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I'm fairly new to the concept of function pointer in C++, so I don't know how to write my question properly. Please bear with me.

Basically, what I'm trying to do is to create a Button object whose constructor accepts a function pointer as its parameter. That function pointer points to a function which will change state of the StateMachine.

Here is the sample code (it doesn't work, and irrelevant bits have been stripped out)

Button.h

#include "StateMachine.h"

class Button
{
private:   
    void (*m_onclickAction)();    //a data member
public:
    Button(void (*action)());
};

StateMachine.h (I didn't write it, I just use it with permission. So there should be no problem with the code, and I don't want to modify it)

#include <map>

template<class E, class T>
class StateMachine
{
public:
    typedef void (T::*CallbackOnInitialise)();
    typedef void (T::*CallbackOnExit)();
private:    
    T* m_pOwner;
    E m_currentState;

    // Maps to store function pointers to state functions.
    std::map<E, CallbackOnInitialise> m_statesOnInitialise;
    std::map<E, CallbackOnExit> m_statesOnExit;

public:
    StateMachine(T* pOwner, E emptyState)
    {
        m_currentState = emptyState;
        m_pOwner = pOwner;
    }

    void ChangeState(E statenext)
    {
        //do something to change the state
    }
};

So that in my main Program class, I could be able to do something like this

#include "Button.h"
#include "StateMachine.h"

//Code to instantiate an StateMachine object goes here
Button* aButton = new Button(aStateMachine->ChangeState(NEW_STATE));

The problem is I can't think of a way to correctly pass the NEW_STATE, which is an enum declared in the Program class as the function pointer is expecting no parameter. I have tried tweaking around with it, but no success.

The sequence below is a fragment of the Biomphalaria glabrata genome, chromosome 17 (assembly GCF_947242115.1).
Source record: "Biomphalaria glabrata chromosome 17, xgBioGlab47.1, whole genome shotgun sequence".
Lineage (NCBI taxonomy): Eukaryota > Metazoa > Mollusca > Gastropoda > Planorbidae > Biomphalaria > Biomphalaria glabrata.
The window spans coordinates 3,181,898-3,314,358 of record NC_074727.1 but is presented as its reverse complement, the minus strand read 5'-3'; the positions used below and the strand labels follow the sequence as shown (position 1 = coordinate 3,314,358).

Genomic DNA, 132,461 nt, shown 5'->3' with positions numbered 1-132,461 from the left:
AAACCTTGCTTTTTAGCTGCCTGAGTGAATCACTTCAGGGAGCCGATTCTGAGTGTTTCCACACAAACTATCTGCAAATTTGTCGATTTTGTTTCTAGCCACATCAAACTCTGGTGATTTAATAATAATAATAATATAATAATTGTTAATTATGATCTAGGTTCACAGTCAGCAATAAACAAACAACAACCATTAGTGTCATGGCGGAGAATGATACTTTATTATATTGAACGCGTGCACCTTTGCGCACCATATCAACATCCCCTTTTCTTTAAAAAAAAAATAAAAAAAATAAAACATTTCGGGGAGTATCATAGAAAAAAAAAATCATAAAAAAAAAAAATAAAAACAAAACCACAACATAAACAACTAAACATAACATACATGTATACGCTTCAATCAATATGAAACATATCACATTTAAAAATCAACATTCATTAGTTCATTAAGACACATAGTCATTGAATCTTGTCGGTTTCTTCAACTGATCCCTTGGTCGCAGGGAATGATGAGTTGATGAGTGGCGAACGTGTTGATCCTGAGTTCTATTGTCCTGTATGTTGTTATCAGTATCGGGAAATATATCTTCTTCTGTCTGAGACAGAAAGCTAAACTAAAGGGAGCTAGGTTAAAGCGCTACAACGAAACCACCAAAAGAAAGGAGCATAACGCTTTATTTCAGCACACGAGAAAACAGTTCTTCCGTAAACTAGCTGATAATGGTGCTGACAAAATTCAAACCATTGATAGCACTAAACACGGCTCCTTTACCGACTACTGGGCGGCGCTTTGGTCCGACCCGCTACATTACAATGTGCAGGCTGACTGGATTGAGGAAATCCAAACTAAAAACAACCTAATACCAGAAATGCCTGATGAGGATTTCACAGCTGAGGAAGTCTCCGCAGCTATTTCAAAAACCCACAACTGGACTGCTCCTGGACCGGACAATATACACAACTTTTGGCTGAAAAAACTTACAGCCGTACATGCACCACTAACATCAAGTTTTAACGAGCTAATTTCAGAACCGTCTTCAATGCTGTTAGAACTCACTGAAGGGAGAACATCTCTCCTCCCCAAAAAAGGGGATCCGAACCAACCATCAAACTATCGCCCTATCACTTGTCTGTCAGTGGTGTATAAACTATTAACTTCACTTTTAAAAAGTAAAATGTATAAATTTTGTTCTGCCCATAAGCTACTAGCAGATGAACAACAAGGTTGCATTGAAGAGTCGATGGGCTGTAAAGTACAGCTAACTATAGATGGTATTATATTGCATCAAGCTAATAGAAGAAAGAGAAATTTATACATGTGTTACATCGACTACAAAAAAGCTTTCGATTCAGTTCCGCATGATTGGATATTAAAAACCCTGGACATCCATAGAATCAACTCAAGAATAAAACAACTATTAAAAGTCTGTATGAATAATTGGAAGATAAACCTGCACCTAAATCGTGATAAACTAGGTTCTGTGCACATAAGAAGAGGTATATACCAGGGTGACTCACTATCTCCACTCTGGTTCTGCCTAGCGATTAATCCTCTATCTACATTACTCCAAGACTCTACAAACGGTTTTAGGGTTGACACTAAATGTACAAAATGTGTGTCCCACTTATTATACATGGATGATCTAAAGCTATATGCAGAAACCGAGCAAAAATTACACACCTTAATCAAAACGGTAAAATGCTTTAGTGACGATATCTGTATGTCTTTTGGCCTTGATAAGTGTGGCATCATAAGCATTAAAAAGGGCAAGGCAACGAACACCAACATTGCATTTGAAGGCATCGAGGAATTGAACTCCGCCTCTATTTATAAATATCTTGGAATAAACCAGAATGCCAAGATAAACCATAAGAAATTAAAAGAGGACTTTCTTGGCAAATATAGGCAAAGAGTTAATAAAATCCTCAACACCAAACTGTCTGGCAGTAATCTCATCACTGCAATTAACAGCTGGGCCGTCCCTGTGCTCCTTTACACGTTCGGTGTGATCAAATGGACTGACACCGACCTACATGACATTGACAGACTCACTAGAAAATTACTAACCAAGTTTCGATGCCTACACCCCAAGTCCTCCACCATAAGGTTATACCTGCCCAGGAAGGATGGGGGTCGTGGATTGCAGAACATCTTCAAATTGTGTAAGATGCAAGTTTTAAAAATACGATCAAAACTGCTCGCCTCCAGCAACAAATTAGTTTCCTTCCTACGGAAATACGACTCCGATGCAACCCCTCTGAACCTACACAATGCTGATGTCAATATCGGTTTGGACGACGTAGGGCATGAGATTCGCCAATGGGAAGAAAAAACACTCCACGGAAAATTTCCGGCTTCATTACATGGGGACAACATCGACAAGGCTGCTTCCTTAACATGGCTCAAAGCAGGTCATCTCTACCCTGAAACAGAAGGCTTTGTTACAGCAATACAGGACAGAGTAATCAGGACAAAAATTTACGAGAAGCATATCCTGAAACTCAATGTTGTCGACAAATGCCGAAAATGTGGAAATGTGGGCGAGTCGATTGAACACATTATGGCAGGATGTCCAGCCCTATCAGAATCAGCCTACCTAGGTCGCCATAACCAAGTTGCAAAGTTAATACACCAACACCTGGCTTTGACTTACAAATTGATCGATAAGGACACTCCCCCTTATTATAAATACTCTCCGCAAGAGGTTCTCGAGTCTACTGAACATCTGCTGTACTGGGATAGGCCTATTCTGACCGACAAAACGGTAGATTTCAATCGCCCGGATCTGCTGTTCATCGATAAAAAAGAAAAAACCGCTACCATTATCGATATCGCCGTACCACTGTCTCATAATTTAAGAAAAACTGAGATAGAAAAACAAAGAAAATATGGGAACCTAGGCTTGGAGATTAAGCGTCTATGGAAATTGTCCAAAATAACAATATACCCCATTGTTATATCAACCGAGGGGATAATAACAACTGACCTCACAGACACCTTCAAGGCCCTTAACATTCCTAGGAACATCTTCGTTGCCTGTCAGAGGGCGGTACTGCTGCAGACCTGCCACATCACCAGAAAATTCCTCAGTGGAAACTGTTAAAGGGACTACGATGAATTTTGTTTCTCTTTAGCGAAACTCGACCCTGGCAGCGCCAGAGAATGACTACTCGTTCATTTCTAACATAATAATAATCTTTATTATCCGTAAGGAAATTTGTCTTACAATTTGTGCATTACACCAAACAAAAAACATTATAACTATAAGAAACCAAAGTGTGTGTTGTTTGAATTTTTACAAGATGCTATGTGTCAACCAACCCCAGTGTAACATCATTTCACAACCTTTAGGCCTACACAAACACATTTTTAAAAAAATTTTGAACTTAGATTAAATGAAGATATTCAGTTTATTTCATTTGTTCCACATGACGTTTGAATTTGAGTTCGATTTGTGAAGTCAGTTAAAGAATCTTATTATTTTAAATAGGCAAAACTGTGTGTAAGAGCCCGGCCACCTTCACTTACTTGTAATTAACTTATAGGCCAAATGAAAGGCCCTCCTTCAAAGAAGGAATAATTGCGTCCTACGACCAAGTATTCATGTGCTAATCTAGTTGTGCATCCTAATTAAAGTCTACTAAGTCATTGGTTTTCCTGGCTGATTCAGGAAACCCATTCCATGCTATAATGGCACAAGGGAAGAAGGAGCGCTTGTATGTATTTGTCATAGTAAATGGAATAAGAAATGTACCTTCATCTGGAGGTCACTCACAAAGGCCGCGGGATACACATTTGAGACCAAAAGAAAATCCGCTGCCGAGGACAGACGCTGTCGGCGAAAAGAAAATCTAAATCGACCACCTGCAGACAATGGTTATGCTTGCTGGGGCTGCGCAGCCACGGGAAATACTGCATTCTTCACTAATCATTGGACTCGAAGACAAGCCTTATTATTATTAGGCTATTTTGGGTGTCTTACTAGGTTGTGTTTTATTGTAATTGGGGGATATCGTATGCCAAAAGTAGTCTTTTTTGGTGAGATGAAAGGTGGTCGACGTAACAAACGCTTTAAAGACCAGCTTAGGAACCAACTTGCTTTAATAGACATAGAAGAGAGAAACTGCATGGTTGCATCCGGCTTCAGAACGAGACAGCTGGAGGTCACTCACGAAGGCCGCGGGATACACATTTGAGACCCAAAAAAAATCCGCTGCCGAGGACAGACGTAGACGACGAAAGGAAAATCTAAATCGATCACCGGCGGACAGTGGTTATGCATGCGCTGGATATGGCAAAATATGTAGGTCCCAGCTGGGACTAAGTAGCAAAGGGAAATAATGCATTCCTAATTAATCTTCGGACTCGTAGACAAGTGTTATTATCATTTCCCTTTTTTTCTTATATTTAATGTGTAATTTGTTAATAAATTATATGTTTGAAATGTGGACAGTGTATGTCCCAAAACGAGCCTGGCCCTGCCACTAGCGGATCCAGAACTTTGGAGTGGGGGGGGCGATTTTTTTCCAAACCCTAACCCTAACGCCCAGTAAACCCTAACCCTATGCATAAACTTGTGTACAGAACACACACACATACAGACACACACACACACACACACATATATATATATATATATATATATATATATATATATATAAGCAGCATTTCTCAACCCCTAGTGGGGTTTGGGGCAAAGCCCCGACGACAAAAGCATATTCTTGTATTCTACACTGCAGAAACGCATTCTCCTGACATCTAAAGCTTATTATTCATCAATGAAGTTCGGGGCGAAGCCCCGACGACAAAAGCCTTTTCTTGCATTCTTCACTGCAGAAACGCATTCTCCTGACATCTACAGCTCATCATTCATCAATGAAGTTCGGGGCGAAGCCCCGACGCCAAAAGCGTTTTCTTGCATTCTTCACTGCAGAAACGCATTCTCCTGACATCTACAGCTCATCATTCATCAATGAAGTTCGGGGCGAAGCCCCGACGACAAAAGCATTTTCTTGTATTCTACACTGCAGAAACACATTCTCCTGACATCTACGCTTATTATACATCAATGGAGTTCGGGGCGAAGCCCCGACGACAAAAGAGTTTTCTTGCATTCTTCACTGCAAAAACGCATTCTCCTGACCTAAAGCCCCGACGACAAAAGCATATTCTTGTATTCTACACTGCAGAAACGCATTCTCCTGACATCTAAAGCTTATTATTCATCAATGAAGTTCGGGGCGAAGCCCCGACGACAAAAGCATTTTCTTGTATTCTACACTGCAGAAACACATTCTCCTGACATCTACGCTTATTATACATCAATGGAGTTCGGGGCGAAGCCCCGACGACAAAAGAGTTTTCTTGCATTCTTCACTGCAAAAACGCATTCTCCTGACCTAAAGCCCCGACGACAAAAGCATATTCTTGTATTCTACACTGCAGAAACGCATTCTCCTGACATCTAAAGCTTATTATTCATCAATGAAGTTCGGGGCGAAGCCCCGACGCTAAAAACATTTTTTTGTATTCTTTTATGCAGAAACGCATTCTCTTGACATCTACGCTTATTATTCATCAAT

Any suggestion on how should I do it?

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3 Answers 3

You have a couple of problems here. The first is that in your version you call the ChangeState member function when you create the Button instance. The second is that m_onclickAction is a pointer to a function, which is not the same as a pointer to a member function.

For this I suggest you look into std::function and std::bind:

class Button
{
    std::function<void(int)> m_onclickAction;

public:
    Button(std::function<void(int)> action) { ... }
};

Then you can create your button like this:

Button* aButton = new Button(
    std::bind(&StateMachine::ChangeState, aStateMachine, NEW_STATE));
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For callbacks boost::bind() and boost::function() is a very useful tool. So your Button class may look like this:

class Button
{
public:
    typedef boost::function<void()> Callback;
    Button( Callback clickAction );
private:   
    Callback m_onclickAction;    //a data member
};

Code to pass StateMachine method with parameter then would be:

Button* aButton = new Button( boost::bind( &StateMachine::ChangeState, aStateMachine, NEW_STATE ) );

If you use C++11 you can replace boost::bind with std::bind and boost::function with std::function.

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Tha library has a design bug.

The problem is that a function pointer is just a function pointer in C++ (not a closure) and therefore it doesn't have any context.

If you want to create a button that draws a blue circle you will need a global function that will draw a blue circle taking no parameters.

If you want another button to draw a yellow circle you will need another global function that draws a yellow circle taking no parameters.

More specifically the problem is that the library doesn't have any way to store in the button what is called a "context" to be able to pass your code a color to use to draw the circle.

C++11 has added something that reminds a bit closures (not the real thing because of lifetime issues that are hard to solve in any language without garbage collection) but they are not bare function pointers.

What you want to do is just impossible without changing the Button class unless you use some bad hack as the one you can see here that tries to emulate std::bind in C using bare function pointers.

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